When Franklin Lakes elementary school teacher Stacia Mascharka enters a classroom ready to teach her Curiosity Corner lesson she’s greeted in a most unusual way.
“When I open the door the children start screaming in excitement,” she says. “They are just so eager to see what we’re doing next.”
And who can blame them when that day they may be programming robots, erecting bridges or even building tiny tree houses, all for the love of science.
“Kids are naturally curious and they just dive right in,” she says.
With the emergence of STEM programs (Science/Technology/ Engineering/Math) that combine these areas of learning to encourage problem solving, exploration and collaboration with hands-on activities and inquirybased learning, many local elementary schools are igniting a spark of interest
Jennifer Hoffman Waldwick elementary school enrichment teacher “IN HIGH SCHOOL, COLLEGE AND BEYOND, IT’S ESSENTIAL TO HAVE A SOLID BACKGROUND IN STEM.”
in science and technology in their students that not only captivates them in the classroom, but will benefit their educational futures, as well as open a world of professional opportunities.
According to the US Department of Education, STEM jobs in the United States will increase 14 percent from 2010 to 2020, yet only 16 percent of high school seniors are proficient in math and interested in STEM careers.
“In high school, college and beyond, it’s essential to have a solid background in STEM,” says Jennifer Hoffman, a Waldwick elementary school enrichment teacher. “This is our way of giving our youngest students that foundation so that they can be successful.”
While in the past science and math were often taught strictly out of textbooks, students are now encouraged to explore and experiment in more hands-on ways. Many teachers often use the 5E Instructional Model, where students learn to engage, explore, explain, extend/elaborate and evaluate, or a variation of that model, to help students better grasp concepts and challenge themselves.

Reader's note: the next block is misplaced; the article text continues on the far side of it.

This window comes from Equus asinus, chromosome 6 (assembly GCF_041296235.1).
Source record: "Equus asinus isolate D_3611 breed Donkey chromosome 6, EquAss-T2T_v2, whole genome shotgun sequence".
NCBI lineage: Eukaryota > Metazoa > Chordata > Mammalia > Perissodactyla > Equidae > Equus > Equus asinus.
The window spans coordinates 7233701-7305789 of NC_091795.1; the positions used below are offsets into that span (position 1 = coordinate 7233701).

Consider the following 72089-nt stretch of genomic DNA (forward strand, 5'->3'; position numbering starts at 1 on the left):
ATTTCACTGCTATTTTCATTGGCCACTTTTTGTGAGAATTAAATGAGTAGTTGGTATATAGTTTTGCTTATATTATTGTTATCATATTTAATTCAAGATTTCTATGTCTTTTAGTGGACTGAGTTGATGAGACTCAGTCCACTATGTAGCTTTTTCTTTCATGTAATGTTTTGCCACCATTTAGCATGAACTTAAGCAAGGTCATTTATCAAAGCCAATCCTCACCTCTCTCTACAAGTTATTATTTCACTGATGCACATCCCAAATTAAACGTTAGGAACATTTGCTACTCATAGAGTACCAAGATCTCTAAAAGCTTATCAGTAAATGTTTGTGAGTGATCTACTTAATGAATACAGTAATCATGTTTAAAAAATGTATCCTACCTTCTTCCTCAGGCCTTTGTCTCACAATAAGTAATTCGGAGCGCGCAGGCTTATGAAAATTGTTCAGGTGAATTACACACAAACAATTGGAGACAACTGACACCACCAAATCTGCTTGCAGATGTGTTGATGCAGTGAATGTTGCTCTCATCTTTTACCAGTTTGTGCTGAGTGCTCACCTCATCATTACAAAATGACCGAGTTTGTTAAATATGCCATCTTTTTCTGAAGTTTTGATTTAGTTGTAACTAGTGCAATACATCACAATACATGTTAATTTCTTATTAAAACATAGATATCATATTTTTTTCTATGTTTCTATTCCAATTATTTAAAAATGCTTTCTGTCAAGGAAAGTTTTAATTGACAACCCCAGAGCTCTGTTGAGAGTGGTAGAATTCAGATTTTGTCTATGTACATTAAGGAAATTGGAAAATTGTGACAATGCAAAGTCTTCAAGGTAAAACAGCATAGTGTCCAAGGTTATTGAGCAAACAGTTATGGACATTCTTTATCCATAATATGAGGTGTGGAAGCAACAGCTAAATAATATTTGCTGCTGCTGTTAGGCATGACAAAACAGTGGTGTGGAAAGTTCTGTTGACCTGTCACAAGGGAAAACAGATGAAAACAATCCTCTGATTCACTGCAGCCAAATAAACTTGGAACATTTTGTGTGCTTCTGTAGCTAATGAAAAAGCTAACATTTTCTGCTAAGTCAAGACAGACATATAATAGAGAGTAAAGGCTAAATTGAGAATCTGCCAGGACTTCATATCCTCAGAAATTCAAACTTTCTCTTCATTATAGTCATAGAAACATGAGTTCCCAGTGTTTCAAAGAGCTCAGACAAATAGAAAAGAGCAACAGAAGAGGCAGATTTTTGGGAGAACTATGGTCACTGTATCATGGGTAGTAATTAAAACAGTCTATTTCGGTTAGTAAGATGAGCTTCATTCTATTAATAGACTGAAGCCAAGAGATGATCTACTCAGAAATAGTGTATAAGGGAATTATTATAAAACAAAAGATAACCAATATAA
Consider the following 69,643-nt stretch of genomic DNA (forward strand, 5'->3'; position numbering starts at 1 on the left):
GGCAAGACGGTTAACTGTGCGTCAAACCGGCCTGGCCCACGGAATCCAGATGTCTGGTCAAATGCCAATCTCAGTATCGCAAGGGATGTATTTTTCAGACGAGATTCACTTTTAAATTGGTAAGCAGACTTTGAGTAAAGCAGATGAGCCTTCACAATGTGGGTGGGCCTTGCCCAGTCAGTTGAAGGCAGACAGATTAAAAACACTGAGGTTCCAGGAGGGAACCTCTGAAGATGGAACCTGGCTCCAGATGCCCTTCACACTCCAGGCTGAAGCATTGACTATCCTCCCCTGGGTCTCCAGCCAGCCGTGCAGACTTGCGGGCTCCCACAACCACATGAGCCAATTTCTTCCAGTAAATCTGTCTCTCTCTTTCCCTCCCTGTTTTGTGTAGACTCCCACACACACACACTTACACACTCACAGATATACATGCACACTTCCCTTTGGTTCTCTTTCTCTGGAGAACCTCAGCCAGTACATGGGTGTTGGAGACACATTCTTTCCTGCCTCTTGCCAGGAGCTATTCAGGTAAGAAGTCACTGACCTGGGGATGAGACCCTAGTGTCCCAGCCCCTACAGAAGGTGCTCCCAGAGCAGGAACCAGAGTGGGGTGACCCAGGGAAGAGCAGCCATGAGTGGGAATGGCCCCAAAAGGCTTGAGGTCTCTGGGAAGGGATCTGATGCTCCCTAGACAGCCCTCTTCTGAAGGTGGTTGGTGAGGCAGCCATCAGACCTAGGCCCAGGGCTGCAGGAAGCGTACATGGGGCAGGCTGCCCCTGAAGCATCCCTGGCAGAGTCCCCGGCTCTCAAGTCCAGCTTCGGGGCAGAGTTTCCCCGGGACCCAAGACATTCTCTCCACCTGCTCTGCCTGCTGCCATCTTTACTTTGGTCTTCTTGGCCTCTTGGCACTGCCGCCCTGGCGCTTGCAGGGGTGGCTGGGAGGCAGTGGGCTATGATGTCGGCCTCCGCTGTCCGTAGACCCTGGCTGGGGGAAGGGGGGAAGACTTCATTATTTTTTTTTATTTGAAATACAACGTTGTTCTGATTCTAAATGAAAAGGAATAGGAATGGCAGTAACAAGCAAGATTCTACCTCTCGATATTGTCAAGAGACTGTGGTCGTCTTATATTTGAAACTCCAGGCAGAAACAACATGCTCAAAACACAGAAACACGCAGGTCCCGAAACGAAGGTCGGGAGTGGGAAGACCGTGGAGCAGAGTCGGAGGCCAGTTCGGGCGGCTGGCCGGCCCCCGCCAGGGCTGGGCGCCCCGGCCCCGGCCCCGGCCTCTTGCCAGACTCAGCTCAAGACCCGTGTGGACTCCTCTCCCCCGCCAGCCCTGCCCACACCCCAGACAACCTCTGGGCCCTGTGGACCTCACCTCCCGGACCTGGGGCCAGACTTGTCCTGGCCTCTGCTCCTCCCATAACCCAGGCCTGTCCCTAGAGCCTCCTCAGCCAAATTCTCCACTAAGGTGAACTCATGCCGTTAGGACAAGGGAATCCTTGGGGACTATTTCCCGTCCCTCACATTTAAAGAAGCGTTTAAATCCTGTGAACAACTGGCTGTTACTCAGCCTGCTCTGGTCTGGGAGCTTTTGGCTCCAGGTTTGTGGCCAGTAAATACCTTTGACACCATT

Stacey Linzenbold, an instructional coach at Wyckoff’s Washington Elementary School, supports the development of the school’s Makerspace, located in the school’s media center, and helps teachers maintain a student-centered approach to learning.
Science lends itself to inquiry-based learning, Linzenbold says, “because there is rarely a ‘right’ answer or one way to get to the answer, there is a lot of trial and error and risk-taking, which all fosters independent thinking.”
Her first graders learn how sound is made, not by reading about it or watching a video, but by creating it.
“They make kazoos out of toilet paper rolls,” she says. “We offer them various materials to add to it like wax paper, saran wrap or tin foil and they test it and record how the instrument sounds and feels.”
Her fifth graders are programming Ozobots to follow explorer Magellan’s route of discovery.
The Makerspace area also includes marble runs, matchbox cars, Legos and Popsicle sticks, all meant to facilitate learning and creativity.
“We are focusing on student process. We want to know how they are thinking,” Linzenbold says. “When they develop their own way of approaching a problem and solve it themselves, you can see a light bulb go on. And that’s amazing to watch as a teacher.”